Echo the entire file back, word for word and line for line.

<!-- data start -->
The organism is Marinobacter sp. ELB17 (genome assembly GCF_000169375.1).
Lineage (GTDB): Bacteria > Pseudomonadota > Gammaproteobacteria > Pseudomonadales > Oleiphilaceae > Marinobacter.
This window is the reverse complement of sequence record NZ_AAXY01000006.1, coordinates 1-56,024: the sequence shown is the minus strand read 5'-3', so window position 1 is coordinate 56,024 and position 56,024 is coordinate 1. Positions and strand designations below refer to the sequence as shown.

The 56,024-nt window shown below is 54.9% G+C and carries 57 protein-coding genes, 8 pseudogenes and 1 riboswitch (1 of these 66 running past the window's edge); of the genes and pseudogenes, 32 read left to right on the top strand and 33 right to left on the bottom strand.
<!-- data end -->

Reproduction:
The organism is Marinobacter sp. ELB17 (genome assembly GCF_000169375.1).
Lineage (GTDB): Bacteria > Pseudomonadota > Gammaproteobacteria > Pseudomonadales > Oleiphilaceae > Marinobacter.
This window is the reverse complement of sequence record NZ_AAXY01000006.1, coordinates 1-56,024: the sequence shown is the minus strand read 5'-3', so window position 1 is coordinate 56,024 and position 56,024 is coordinate 1. Positions and strand designations below refer to the sequence as shown.

The 56,024-nt window shown below is 54.9% G+C and carries 57 protein-coding genes, 8 pseudogenes and 1 riboswitch (1 of these 66 running past the window's edge); of the genes and pseudogenes, 32 read left to right on the top strand and 33 right to left on the bottom strand.